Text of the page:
Four approaches to achieving open plan social kitchens

Open plan kitchens provide a flexible way of living, a great space for family and friends to come together which is not possible in older style UK homes which have single use rooms. Therefore, having a large open plan kitchen that can be used for cooking, dining, relaxing and socialising, is top on the wish list for many homeowners.

Social kitchens work best when they are bright spaces, have beautiful kitchen surfaces and are free of clutter. Depending on your budget and objectives, we walk you through four different ways to achieve one of these desirable spaces.
Island kitchen1. Combine rooms

If you have a small budget, combining  a cramped kitchen with an adjacent room is probably the best option to achieve an open plan kitchen. This solution usually involves the removal of a wall between the rooms, infilling an unwanted doorway and the reconfiguration of the kitchen with new units and flooring.  The plan works well with homes that have separate living rooms and dining rooms, where one of these rooms can be opened up to the kitchen. For really great social spaces, you should aim at creating a design that feels as though you are entering a nice room as opposed to walking into a kitchen, which might not be possible when simply combining two rooms.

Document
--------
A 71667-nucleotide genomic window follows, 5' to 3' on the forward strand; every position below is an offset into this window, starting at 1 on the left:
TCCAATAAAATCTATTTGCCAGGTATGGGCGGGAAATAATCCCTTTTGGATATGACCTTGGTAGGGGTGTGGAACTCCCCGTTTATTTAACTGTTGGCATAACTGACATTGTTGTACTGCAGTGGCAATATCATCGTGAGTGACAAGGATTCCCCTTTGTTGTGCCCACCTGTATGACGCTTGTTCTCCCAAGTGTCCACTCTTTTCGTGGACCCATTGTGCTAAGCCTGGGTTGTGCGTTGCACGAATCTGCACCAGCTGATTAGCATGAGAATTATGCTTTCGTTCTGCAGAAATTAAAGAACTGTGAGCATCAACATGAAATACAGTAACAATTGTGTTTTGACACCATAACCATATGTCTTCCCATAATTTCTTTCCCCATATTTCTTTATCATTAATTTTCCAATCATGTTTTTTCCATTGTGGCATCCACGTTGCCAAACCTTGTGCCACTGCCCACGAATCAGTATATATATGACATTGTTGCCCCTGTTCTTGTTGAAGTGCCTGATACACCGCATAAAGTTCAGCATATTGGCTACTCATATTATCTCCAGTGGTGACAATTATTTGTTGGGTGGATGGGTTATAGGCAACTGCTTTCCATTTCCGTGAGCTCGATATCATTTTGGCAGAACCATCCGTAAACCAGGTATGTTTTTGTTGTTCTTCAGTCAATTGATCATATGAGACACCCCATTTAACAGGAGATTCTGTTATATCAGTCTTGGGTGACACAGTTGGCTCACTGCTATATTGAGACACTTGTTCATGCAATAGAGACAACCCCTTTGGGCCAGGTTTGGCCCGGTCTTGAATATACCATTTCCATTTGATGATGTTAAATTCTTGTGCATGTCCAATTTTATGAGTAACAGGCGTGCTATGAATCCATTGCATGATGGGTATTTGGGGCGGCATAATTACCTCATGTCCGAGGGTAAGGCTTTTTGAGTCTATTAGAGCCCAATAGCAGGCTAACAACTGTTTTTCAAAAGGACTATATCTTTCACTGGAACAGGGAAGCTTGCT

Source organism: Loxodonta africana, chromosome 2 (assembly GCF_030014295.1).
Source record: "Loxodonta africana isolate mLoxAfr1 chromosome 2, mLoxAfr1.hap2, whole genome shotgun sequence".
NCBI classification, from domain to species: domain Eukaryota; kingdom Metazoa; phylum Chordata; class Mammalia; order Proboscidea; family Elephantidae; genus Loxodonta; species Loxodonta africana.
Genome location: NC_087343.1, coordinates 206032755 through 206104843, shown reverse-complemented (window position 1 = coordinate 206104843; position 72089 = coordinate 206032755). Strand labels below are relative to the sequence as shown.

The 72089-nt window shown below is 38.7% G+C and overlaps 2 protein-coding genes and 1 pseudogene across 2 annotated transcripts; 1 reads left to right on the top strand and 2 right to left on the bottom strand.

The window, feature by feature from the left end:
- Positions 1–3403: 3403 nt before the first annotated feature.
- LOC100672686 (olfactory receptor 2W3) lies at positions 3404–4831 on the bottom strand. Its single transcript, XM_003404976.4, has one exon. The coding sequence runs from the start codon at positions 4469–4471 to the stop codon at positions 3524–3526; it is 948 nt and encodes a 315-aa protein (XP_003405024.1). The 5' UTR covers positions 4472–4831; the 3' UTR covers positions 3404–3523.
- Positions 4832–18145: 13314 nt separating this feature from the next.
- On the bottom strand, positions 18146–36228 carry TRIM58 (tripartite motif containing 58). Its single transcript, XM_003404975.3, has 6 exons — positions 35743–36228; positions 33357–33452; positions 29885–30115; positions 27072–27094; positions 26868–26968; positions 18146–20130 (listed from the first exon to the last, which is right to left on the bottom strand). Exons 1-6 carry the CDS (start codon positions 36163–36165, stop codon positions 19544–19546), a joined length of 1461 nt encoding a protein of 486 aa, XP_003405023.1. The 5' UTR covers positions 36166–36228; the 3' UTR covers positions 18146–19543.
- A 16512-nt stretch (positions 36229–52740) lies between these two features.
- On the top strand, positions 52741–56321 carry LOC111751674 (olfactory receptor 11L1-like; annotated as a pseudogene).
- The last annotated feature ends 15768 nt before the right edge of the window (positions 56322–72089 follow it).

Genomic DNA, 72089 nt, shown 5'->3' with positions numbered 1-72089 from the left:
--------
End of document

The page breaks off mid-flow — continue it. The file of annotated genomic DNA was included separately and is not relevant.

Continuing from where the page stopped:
Knocking two rooms into one results in the cook no longer missing out on the fun in the adjacent room, however wall space is lost and the size of the room is likely to be limited to just cooking and dining. Other issues can arise in small homes without utility rooms, whereby the kitchen doubles as a laundry and the noise of the washing machine or a pile of laundry in the same space could be a nuisance when you want to chat with friends that have just dropped by. The reduction in wall space is particularly important in smaller open plan rooms, where the remaining wall space is at a premium.